A Compass Rose for the Anthropocene: new maps for old – Beth Carruthers

Beth Carruthers is a philosopher, artist, researcher, curator, consultant, and collaborator among disciplines and sectors, Beth’s work has for more than 2 decades focused on the transformative capacity of aesthetic experience in cultural change to future flourishing.

Much research on the impact of the arts in sustainability focuses on tracking such things as raising awareness of environmental problems, and encouraging personal acts such as recycling. If we seek to understand how the arts are transformative we must also see past the rhetoric of artist as detached observer and ironic critic, or as earnest commentator, conveying abstract and smartly crafted messages of social change, politics, social justice, or even ethics for public consumption. The true transformative capacity of the arts has not to do with the content we may want the arts to deliver, no matter how cleverly or carefully devised; it has to do with the capacity of the arts to deeply engage and transform us in ways we cannot fully control, or readily comprehend.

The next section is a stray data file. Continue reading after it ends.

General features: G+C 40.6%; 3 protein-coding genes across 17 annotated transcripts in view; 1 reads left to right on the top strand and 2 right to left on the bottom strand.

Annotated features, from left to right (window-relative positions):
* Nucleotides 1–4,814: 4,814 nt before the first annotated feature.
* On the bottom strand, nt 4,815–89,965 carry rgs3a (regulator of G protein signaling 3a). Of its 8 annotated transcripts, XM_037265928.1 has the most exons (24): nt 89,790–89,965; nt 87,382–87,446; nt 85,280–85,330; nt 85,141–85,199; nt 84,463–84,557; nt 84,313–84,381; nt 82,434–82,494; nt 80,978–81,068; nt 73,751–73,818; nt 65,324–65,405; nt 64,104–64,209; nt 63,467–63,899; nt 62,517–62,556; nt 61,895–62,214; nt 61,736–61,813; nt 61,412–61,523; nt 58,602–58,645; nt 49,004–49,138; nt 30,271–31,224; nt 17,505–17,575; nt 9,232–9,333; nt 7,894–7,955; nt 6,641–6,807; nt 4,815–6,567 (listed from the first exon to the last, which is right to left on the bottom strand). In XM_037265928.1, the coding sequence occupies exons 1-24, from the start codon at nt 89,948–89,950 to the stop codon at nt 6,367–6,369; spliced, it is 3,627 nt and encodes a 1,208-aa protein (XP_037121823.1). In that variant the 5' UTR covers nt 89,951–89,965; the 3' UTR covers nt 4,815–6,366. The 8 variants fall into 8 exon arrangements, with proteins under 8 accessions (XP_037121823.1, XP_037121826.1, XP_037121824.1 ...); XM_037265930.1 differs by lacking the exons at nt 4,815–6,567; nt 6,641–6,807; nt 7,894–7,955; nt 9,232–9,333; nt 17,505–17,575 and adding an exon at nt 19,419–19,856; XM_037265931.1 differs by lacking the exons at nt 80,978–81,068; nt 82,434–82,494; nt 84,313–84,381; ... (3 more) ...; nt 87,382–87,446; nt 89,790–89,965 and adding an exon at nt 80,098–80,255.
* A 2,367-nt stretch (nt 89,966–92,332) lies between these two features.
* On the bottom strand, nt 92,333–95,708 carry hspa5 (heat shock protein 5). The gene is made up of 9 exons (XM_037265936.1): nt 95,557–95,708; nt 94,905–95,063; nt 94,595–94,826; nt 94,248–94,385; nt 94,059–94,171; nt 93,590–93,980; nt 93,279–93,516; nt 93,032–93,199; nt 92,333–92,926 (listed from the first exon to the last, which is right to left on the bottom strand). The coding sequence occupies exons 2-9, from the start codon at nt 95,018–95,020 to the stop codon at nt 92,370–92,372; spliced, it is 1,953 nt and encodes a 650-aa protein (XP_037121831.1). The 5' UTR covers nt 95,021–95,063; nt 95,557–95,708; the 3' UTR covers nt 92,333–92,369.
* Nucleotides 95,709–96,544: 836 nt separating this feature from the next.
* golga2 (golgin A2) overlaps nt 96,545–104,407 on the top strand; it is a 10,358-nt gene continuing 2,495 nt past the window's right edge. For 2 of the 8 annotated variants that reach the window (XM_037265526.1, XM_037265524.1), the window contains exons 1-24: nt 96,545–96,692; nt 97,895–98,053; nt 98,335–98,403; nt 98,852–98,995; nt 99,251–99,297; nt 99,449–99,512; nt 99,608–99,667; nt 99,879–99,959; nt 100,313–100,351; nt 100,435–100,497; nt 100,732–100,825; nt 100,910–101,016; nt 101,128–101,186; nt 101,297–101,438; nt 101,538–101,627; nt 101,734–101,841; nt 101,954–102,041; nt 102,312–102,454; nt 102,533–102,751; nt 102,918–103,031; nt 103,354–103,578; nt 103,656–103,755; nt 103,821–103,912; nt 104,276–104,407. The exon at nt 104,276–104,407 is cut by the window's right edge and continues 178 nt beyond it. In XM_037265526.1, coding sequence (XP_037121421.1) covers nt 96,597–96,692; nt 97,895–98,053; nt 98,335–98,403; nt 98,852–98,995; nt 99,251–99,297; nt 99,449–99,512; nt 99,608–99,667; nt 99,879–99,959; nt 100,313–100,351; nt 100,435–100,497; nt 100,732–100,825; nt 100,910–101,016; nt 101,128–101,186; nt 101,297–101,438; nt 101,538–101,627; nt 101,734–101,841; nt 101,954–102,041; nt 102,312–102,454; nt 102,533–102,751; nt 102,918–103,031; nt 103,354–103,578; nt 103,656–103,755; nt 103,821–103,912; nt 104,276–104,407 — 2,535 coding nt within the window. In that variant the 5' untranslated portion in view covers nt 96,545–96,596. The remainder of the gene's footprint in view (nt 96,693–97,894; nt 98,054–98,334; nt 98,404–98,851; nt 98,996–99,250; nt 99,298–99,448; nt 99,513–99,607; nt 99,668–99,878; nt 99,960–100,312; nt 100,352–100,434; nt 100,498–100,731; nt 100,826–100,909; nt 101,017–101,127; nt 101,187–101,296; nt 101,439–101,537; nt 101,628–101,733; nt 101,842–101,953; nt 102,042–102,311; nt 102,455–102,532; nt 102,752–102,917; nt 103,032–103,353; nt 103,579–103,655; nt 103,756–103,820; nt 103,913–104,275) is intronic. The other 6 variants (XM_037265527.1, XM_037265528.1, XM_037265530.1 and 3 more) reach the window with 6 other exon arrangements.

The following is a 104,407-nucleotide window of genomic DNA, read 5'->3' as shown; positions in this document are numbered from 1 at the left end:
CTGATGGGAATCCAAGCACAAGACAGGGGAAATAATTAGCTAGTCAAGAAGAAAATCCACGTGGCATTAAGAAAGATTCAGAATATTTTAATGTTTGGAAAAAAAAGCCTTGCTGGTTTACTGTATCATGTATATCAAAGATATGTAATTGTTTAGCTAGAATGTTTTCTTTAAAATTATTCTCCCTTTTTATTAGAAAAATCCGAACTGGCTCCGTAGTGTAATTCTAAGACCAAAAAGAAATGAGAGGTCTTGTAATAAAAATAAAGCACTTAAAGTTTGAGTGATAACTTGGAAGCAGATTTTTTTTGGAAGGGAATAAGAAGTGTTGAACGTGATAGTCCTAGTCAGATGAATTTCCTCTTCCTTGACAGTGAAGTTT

Beth will present her research and delve into the subject of why and how artists can lead us from known ontological territory, to future flourishing. She will consider how the deeply engaging and transformative capacity of aesthetic experience, focused by way of the arts, can be our compass rose as we navigate winds of change, sail off the map of the known world to a new world as yet unknown; a world feared by many (here be monsters), but welcomed by others as world of possibility, rich and strange.

Come along to here this presentation and others from thinkers at the Feeding the Insatiable summit in Dartington in November

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